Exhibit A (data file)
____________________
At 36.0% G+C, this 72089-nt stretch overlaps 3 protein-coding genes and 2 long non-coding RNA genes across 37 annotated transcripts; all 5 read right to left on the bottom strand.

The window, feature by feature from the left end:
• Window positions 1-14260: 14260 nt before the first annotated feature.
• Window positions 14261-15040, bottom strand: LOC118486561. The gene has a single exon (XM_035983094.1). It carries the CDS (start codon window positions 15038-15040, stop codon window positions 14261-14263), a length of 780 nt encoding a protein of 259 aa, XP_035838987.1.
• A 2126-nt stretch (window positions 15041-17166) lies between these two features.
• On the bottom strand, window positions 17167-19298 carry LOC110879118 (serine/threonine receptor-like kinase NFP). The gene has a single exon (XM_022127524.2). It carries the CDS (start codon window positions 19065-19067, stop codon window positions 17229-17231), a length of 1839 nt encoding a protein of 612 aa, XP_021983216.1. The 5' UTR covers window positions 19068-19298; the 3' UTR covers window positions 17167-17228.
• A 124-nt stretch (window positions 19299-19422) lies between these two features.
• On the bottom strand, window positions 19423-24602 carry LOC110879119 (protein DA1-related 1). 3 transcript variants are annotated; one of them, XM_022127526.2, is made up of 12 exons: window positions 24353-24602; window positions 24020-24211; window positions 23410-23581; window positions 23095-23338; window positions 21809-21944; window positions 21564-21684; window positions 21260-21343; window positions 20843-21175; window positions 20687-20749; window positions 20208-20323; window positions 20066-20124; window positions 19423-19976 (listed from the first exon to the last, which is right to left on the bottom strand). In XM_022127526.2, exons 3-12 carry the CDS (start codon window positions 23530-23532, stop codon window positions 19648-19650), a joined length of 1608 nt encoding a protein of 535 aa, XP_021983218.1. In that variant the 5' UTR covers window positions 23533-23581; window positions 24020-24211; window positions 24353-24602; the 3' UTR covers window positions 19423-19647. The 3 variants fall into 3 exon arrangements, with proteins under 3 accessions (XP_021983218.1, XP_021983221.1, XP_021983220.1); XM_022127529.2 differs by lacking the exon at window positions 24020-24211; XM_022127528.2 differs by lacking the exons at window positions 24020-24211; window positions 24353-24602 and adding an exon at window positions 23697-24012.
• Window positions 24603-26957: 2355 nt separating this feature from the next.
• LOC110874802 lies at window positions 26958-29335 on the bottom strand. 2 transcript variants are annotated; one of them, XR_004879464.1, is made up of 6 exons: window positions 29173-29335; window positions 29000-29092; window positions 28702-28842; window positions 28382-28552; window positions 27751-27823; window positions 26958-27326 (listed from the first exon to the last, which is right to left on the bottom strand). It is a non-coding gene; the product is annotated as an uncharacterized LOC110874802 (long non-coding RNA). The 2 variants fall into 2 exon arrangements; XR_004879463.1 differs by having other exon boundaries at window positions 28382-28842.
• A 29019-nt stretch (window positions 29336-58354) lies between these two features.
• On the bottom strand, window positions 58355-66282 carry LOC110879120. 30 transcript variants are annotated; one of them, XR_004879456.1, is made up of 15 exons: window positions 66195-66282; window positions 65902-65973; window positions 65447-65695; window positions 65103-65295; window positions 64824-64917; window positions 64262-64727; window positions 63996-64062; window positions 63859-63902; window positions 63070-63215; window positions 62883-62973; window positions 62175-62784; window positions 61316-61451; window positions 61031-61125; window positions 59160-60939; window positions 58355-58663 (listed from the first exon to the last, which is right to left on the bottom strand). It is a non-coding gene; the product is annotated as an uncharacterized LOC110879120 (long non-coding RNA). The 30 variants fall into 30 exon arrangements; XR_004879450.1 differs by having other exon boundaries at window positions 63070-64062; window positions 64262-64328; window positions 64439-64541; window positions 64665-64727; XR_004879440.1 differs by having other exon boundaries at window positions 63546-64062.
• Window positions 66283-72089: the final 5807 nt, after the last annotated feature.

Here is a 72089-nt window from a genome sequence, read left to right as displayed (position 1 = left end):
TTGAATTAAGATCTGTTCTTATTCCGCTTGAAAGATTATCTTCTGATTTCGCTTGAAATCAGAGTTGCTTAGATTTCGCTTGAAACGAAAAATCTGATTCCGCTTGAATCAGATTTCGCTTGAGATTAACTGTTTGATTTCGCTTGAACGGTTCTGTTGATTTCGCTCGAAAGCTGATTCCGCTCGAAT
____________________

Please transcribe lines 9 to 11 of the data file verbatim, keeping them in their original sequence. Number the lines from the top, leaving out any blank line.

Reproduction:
• Window positions 24603-26957: 2355 nt separating this feature from the next.
• LOC110874802 lies at window positions 26958-29335 on the bottom strand. 2 transcript variants are annotated; one of them, XR_004879464.1, is made up of 6 exons: window positions 29173-29335; window positions 29000-29092; window positions 28702-28842; window positions 28382-28552; window positions 27751-27823; window positions 26958-27326 (listed from the first exon to the last, which is right to left on the bottom strand). It is a non-coding gene; the product is annotated as an uncharacterized LOC110874802 (long non-coding RNA). The 2 variants fall into 2 exon arrangements; XR_004879463.1 differs by having other exon boundaries at window positions 28382-28842.
• A 29019-nt stretch (window positions 29336-58354) lies between these two features.